Most candidates for political office visited the former DMZ. When Betancourt announced her trip, the government confirmed that a security escort would accompany her from Florencia to San Vicente del Caguan. When she landed at Florencia's airport, she was offered to be tranported to San Vicente del Caguan in a military helicopter. This offer was retracted later on, at the same time her body guards received the order to cancel their mission. President Pastrana and other officials explained they had turned down the helicopter ride offer, arguing that this meant rendering public resources to Betancourt's private political interests. Betancourt stated that as a presidential candidate, the government had, under constitutional provisions, the mandatory obligation to protect any Colombian running for presidency.
When denied transport aboard a military helicopter that was heading to the zone, she then went back to the original plan to head into the DMZ via ground transport, together with Clara Rojas, her campaign manager who was later named running-mate for the 2002 election, and a handful of political aides. On 23 February 2002, she was stopped at the last military checkpoint before going into the former DMZ. Military officers have reported they insisted in stopping her carand that Betancourt dismissed their warnings and continued her journey. This allegations contradicts the testimony of Adair Lamprea who was driving the car. He insists traffic was normal and that the military officers at the check point asked for their ID, but did not try to stop them. This is corroborated by the fact that on the Farc blockroad where Betancourt was kidnapped, other vehicles were stopped, including a Red Cross fourwheel drive car, and a bus, thus proving normal traffic. According to her kidnapper, the later captured Nolberto Uni Vega, Betancourt ended up at a FARC checkpoint where she was kidnapped. Her kidnap was never planned beforehand, said the rebel. Íngrid still appeared on the ballot for the presidential elections; her husband promised to continue her campaign. She achieved less than 1% of the votes.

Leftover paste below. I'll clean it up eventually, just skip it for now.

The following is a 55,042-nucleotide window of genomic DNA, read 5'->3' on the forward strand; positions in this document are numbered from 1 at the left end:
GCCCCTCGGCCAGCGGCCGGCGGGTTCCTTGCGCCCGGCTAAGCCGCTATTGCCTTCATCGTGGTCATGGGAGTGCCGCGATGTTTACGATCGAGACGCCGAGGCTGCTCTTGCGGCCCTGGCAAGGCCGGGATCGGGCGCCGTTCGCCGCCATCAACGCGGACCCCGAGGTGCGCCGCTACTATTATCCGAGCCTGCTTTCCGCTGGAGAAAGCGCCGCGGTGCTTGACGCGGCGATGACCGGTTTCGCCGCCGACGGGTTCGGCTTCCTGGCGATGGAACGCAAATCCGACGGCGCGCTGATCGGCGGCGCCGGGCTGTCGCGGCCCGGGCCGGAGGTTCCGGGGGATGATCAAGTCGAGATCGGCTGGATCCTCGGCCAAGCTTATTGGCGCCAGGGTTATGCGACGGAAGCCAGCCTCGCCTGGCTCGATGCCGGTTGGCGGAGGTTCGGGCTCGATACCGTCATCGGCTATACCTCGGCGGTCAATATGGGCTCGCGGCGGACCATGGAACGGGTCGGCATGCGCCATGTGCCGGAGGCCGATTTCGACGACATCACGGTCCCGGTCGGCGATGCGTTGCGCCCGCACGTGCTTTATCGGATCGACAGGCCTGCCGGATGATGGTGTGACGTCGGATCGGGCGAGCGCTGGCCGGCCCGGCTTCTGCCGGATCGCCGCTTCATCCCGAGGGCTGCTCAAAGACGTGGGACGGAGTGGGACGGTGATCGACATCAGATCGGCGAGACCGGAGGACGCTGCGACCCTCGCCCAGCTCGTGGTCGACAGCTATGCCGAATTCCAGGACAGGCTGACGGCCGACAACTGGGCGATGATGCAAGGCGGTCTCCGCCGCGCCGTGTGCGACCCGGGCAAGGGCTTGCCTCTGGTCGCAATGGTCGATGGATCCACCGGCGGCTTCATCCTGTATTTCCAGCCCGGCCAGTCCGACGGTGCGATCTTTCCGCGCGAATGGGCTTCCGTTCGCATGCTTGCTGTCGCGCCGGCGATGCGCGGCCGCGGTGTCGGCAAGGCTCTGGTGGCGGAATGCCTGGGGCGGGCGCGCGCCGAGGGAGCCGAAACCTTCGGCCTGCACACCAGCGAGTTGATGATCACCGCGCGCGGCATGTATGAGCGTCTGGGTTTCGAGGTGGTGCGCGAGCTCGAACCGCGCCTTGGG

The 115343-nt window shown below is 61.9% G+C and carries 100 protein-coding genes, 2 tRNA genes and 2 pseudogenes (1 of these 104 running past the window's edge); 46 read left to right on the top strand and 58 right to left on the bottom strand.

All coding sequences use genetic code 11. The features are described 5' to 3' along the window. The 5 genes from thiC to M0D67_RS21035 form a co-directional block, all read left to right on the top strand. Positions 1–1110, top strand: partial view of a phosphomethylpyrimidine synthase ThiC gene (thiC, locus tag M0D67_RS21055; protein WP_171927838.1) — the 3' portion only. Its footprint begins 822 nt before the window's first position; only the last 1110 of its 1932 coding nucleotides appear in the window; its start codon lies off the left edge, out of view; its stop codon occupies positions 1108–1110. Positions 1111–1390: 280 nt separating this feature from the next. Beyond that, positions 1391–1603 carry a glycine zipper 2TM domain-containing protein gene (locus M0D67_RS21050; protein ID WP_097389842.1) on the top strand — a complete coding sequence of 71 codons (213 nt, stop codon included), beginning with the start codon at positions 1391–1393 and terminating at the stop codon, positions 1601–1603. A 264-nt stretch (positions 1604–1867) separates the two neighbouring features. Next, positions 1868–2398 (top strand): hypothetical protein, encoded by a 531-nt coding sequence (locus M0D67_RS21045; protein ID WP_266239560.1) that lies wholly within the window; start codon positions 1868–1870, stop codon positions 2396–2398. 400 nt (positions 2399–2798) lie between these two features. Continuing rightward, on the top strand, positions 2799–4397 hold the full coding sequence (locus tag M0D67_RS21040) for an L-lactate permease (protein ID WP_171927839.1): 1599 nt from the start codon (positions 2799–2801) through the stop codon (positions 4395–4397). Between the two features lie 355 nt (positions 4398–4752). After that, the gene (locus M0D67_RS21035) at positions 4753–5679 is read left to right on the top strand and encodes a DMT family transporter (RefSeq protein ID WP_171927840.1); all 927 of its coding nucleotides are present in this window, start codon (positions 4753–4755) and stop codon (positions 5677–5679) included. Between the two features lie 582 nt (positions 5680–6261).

Betancourt stated in an NPR interview that the government did offer to fly her, but later reneged and took away her flight, and then took away her bodyguards. She also stated she was never warned that it would be dangerous to travel by road, that checkpoints let her through with no warning nor attempt to stop her, and that the government encouraged her to travel by road.
Read more about this topic: Íngrid Betancourt